“I think we should still go to Durham,” Mark said about the location where we were to wed. “The flight cancellation fee will be ridiculous. We might as well go. We can visit with my family. It’ll be good.” I couldn’t believe that he thought this would be a good idea. The last thing I wanted to do was bring myself that close to the plans I’d canceled, to be around his family at such a vulnerable time. How could Mark consider it? I even wondered if I felt worse as the canceller than he did as the cancellee.
He was determined to keep his itinerary and fly to Durham, with or without me. I understood that he needed to be with his family, but I couldn’t bear the pain of going along. My friend’s dad, a doctor, kindly offered to write a medical note to the airline (I don’t recall what he wrote, something about an infection and not being able to fly), so I could avoid the cancellation fee for my ticket.
The flight was a red-eye. I drove Mark to the airport and parked in the lot, wanting to be by his side until the last possible minute. He took his small bag of clothes from the trunk and half-smiled as I closed it. “There should be two of these,” he said. I had been forcing the tears back, forcing the tears back, forcing the tears back through the drive there, but now, with those words uttered, I could do it no longer. He laughed a little when he realized how raw we both were, how difficult it was to find a way through this emotional process. We held hands and walked to the airline counter, where he presented both of our tickets and I presented my letter from the doctor. As the airline attendant read the letter, Mark looked at me. “You can still go,” he whispered. I shook my head, not wanting the attendant to realize it was really an option.
The doctor’s letter served its purpose and I got a voucher. Mark got a boarding pass. With fifteen minutes to spare before he had to board, we walked outside and leaned on a railing watching the planes in the dark beyond. He gave it one more shot. “Come,” he said. “It’ll be fine. Come.” I kept nodding my head no. I began to cry again and the valves wouldn’t close this time. We hugged our goodbyes and he turned to go inside and board the plane.
Alone, detached, I walked back to my car, acutely aware that this moment marked the start of a new chapter in my life. I started the engine, crying so hard now that I was gulping for air. I hoped that I could compose myself after a few minutes, but it wasn’t happening, so I drove very slowly down the freeway. An airplane engine sounded in the black expanse above me and I looked out the window to see a blinking light in the sky. Maybe it was his plane, or maybe another. I was now bawling so heavily that I couldn’t see the road in front of me. I was in no shape to drive, so I immediately pulled over to the shoulder of the freeway. It was 11:00pm on a weeknight and there were barely any cars on the road, but I felt safer there. I remained there for ten more minutes before I was able to get a hold of myself and start driving again.
A few weeks after that fateful night, I moved into my own apartment, and several months later, we officially broke up. I moved to Los Angeles to study acting, and he graduated from law school and began working as an attorney. We dated other people, but we stayed in touch. We both came to realize how much we missed each other and how rare it is to find the kind of connection we’d had. We began talking on the phone more often. Then, we began to visit each other on the weekends. Another year later, over the phone one night, he joked about becoming engaged again, and in a careless moment, I agreed. When I landed the role of Catherine in “A View from the Bridge” at Palm Springs Playhouse, we decided I’d move in with him, since he was now an attorney in Palm Springs and his place was just 20 minutes away.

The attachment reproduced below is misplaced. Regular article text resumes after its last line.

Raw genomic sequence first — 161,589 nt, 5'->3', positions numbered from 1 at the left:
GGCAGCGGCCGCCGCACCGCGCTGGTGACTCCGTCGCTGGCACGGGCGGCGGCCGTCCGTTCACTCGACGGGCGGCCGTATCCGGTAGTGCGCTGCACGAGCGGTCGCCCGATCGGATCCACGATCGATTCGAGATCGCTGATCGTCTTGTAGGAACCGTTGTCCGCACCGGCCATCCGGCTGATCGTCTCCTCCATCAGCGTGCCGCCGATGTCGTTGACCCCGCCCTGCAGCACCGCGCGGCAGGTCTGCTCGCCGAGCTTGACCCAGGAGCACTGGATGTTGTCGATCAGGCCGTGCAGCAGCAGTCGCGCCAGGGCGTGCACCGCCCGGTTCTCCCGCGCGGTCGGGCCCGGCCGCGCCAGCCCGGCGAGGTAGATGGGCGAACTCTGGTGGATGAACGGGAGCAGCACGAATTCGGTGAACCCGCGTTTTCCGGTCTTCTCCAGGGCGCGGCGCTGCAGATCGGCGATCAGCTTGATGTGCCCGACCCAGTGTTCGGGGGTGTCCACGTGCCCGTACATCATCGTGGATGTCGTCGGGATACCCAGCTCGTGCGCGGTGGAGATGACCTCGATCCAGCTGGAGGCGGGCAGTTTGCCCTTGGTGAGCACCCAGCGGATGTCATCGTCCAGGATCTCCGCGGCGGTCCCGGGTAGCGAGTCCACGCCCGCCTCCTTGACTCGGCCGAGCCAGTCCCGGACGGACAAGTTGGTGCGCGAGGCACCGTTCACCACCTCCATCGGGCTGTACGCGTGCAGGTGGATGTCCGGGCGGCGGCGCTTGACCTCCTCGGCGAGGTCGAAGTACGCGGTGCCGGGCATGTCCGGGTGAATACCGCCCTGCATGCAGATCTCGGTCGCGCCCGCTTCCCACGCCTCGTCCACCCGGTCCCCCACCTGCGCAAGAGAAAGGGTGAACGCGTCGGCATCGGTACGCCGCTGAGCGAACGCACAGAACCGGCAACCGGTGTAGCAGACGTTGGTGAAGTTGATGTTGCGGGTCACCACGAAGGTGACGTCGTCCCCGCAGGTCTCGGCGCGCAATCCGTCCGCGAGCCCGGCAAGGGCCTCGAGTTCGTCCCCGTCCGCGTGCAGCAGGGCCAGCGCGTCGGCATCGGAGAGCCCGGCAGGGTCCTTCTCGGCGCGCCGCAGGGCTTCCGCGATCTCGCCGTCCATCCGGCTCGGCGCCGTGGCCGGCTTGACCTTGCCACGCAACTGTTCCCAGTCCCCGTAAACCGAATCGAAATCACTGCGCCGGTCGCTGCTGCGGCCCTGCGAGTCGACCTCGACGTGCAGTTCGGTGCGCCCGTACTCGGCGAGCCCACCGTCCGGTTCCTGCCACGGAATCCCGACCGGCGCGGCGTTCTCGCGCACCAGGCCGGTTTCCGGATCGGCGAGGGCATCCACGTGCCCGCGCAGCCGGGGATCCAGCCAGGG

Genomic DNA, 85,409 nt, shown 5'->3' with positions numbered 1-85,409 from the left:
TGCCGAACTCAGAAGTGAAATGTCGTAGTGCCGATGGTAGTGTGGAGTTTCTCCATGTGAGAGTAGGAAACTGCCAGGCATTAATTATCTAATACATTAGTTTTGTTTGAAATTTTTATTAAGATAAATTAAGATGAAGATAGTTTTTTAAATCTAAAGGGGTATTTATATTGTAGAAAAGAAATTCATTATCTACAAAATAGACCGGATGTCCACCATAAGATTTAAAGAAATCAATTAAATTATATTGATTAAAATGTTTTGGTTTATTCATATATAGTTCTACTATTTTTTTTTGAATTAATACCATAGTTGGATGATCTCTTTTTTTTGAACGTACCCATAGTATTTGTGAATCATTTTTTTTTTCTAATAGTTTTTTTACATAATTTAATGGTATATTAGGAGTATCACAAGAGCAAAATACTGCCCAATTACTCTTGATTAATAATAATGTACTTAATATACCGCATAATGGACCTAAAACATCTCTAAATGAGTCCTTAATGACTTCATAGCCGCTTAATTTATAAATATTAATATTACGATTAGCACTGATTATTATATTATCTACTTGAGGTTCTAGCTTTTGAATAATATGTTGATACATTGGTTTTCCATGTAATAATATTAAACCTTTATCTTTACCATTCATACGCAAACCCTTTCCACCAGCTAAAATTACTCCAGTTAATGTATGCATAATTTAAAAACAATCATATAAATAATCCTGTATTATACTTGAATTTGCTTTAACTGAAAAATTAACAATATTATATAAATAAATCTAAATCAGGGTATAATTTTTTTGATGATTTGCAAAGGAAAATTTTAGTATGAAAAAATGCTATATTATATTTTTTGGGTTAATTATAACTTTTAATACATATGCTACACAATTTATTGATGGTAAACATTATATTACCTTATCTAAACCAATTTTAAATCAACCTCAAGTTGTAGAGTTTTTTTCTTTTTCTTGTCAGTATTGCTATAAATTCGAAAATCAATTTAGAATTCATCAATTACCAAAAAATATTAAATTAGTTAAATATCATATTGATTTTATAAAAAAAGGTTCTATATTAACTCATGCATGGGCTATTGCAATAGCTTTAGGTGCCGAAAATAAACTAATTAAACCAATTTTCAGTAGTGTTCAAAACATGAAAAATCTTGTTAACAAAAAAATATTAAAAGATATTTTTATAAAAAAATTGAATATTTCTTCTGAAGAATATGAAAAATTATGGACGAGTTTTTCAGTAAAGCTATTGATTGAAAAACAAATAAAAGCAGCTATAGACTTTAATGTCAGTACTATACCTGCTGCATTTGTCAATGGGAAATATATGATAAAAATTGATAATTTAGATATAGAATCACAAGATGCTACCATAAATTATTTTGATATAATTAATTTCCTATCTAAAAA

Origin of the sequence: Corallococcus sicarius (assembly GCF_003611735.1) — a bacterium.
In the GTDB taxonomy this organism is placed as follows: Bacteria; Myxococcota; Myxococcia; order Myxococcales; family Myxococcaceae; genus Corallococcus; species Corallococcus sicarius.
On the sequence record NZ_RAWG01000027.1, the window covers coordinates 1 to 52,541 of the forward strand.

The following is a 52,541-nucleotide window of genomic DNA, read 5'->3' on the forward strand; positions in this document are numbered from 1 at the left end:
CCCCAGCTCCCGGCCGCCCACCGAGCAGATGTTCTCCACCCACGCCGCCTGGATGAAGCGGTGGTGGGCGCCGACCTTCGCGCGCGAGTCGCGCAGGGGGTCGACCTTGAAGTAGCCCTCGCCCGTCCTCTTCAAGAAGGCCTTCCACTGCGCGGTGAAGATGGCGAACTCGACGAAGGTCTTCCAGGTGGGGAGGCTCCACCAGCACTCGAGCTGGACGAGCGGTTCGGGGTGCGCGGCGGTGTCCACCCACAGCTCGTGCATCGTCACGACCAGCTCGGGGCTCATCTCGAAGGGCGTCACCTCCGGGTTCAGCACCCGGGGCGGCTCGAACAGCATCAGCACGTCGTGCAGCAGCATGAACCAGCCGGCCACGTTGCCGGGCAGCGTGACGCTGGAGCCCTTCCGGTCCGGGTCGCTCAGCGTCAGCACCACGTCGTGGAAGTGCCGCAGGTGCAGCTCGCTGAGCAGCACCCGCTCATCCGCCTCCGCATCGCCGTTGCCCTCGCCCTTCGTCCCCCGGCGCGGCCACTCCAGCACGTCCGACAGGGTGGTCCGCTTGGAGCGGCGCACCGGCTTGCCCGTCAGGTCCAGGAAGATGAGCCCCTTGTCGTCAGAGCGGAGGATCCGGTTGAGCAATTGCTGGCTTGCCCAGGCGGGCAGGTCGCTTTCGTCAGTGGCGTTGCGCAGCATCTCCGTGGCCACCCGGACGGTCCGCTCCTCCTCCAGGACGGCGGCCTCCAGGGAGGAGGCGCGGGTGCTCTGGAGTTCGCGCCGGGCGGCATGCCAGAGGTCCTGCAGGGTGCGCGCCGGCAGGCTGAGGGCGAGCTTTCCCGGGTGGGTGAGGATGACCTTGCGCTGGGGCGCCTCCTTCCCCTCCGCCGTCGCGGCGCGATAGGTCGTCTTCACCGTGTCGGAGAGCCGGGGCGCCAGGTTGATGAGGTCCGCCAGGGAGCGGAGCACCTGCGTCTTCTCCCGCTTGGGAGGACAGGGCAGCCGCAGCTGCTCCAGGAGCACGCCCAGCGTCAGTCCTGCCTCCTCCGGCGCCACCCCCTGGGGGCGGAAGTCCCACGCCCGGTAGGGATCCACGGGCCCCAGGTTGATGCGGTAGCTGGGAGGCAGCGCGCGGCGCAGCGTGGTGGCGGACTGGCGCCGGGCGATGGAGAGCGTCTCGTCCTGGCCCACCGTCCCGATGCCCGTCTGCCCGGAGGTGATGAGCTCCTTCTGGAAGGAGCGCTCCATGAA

It took no time to recognize that there we were again; him in his world of fact, proof and precedent, away during the days; and me in my world of emotion, creativity and catharsis, away during the evenings. It occurred to me finally that what we had most in common now was the connection from our past. It was a very special and rare kind of connection, which I realized after dating other people, but those magical days in college and that particular time in our lives was the reason it took hold. Years and experiences had taken us in other directions. We’d each changed and grown; were no longer as in synch. Without any hesitation, I initiated the conversation about canceling our second engagement, and Mark again was calm in his response, though this time, he agreed.
We broke up for good then. I moved back to L.A. where I proceeded to make a living as an actor, and Mark eventually opened his own law practice. We remained in touch and occasionally talked on the phone. Once, when he was in L.A. on business, we met for lunch. I didn’t feel comfortable telling him about my own love life, but he shared stories about the woman he was dating. He’d been seeing her for a while and I liked hearing that. I wanted him to be happy.
About a year after that, I got word from a mutual friend that Mark had eloped. Just hearing that news felt like heavy sandbags of shame toppling off of my shoulders. Within mere seconds, I was breathing easier and standing taller. It was as if I’d been holding my breath all that time. (Mark later told me how it happened: one sunny afternoon while they working on their garden, his girlfriend dared him to get married, and he took the dare, driving her straight to the courthouse. This happened on October 16, he told me. My birthday.)
People tend to respond to my canceled wedding story with a congratulatory tone. A surprising number of married people have also added, “I wish I’d done that.” It’s shocking to hear that said so plainly and so often. Talk about a reality check; evidence that my act of canceling had served as a powerful, pre-emptive strike.
Canceling a wedding so close to the date is nothing I will ever care to congratulate myself for doing, but I did learn a very difficult lesson: to thine own self be true; even if it’s excruciatingly painful.